Expansion of North Aqaba Wastewater Treatment Plant

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EXPANSION OF NORTH AQABA WASTEWATER TREATMENT PLANT
EXPANSION OF NORTH AQABA WASTEWATER TREATMENT PLANT
USAID

BACKGROUND

Jordan is one of the most water-scarce countries in the world. A rapidly growing population and changing climate strain the already shrinking water resources. Jordan’s water systems provide comprehensive service coverage throughout the Kingdom, but water supplies are not always constant. Aging infrastructure results in significant water loss. Jordan requires expansions and upgrades to water treatment plants, water distribution systems, sewer collection systems, and wastewater treatment plants including expansion of wastewater reuse. Infrastructure expansion will help the country cope with the growing demand for diminishing surface water and groundwater resources, and to strengthen Jordan’s water security.

PROJECT OVERVIEWS

The North Aqaba Wastewater Treatment plant was originally constructed in 1986 and expanded in 2005 with a grant from USAID. Under this project, USAID once again supported the expansion and rehabilitation of the North Aqaba Wastewater treatment plant to accommodate the sanitation needs of Aqaba’s growing population and enhance sanitation for residents of Aqaba Governorate. Through this project, USAID helped to construct new facilities and rehabilitate the existing wastewater treatment plant. The project increased the treatment capacity of the plant from 12,000m3/day to 40,000m3/day.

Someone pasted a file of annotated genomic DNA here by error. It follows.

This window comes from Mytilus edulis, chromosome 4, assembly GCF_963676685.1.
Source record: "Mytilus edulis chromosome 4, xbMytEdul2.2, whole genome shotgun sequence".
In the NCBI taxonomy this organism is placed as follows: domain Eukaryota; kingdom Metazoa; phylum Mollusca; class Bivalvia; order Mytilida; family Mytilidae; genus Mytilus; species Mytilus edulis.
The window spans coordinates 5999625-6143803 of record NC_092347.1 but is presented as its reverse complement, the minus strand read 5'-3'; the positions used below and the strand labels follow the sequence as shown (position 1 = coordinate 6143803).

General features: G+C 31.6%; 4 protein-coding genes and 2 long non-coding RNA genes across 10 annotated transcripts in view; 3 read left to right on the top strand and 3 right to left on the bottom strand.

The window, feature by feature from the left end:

NOTEWORTHY ACHIEVEMENTS

  • Construction to expand plant capacity to an average daily flow of 30,000m3/day.
     
  • The plant was completed in November 2021, and 150,000 people in Aqaba Governorate are benefiting from safely managed sanitation services that prevent contamination of water resources and protect public health and the environment.
     
  • This plant uses less energy and has a lower operating cost because of the plant’s use of solar panels and biogas produced through the wastewater treatment process.
     
  • Properly treated wastewater now serves as an alternative water source for irrigation of public green spaces and for industrial use, relieving pressure on drinking water supplies for domestic uses.

Last updated: June 16, 2022

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